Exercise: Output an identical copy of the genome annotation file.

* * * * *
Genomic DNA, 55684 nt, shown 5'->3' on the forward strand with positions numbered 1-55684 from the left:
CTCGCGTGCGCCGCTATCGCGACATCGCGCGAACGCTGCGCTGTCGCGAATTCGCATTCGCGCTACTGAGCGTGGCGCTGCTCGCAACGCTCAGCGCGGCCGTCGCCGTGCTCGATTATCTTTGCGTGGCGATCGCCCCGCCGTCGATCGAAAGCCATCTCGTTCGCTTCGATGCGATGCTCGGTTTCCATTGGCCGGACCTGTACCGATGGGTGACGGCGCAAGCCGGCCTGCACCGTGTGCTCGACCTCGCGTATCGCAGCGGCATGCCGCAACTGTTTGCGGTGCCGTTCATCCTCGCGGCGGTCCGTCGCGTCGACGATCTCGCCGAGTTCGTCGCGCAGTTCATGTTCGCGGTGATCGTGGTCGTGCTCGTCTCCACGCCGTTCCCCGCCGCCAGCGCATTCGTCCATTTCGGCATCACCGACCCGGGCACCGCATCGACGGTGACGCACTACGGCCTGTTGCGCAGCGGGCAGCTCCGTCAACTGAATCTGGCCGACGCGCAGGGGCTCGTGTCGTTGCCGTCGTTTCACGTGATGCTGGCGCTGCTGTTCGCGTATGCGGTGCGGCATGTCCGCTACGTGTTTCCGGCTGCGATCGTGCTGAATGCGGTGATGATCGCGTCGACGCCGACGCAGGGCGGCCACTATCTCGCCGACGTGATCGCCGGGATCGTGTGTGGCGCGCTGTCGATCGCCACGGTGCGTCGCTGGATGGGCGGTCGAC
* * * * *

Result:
Genomic DNA, 55684 nt, shown 5'->3' on the forward strand with positions numbered 1-55684 from the left:
CTCGCGTGCGCCGCTATCGCGACATCGCGCGAACGCTGCGCTGTCGCGAATTCGCATTCGCGCTACTGAGCGTGGCGCTGCTCGCAACGCTCAGCGCGGCCGTCGCCGTGCTCGATTATCTTTGCGTGGCGATCGCCCCGCCGTCGATCGAAAGCCATCTCGTTCGCTTCGATGCGATGCTCGGTTTCCATTGGCCGGACCTGTACCGATGGGTGACGGCGCAAGCCGGCCTGCACCGTGTGCTCGACCTCGCGTATCGCAGCGGCATGCCGCAACTGTTTGCGGTGCCGTTCATCCTCGCGGCGGTCCGTCGCGTCGACGATCTCGCCGAGTTCGTCGCGCAGTTCATGTTCGCGGTGATCGTGGTCGTGCTCGTCTCCACGCCGTTCCCCGCCGCCAGCGCATTCGTCCATTTCGGCATCACCGACCCGGGCACCGCATCGACGGTGACGCACTACGGCCTGTTGCGCAGCGGGCAGCTCCGTCAACTGAATCTGGCCGACGCGCAGGGGCTCGTGTCGTTGCCGTCGTTTCACGTGATGCTGGCGCTGCTGTTCGCGTATGCGGTGCGGCATGTCCGCTACGTGTTTCCGGCTGCGATCGTGCTGAATGCGGTGATGATCGCGTCGACGCCGACGCAGGGCGGCCACTATCTCGCCGACGTGATCGCCGGGATCGTGTGTGGCGCGCTGTCGATCGCCACGGTGCGTCGCTGGATGGGCGGTCGAC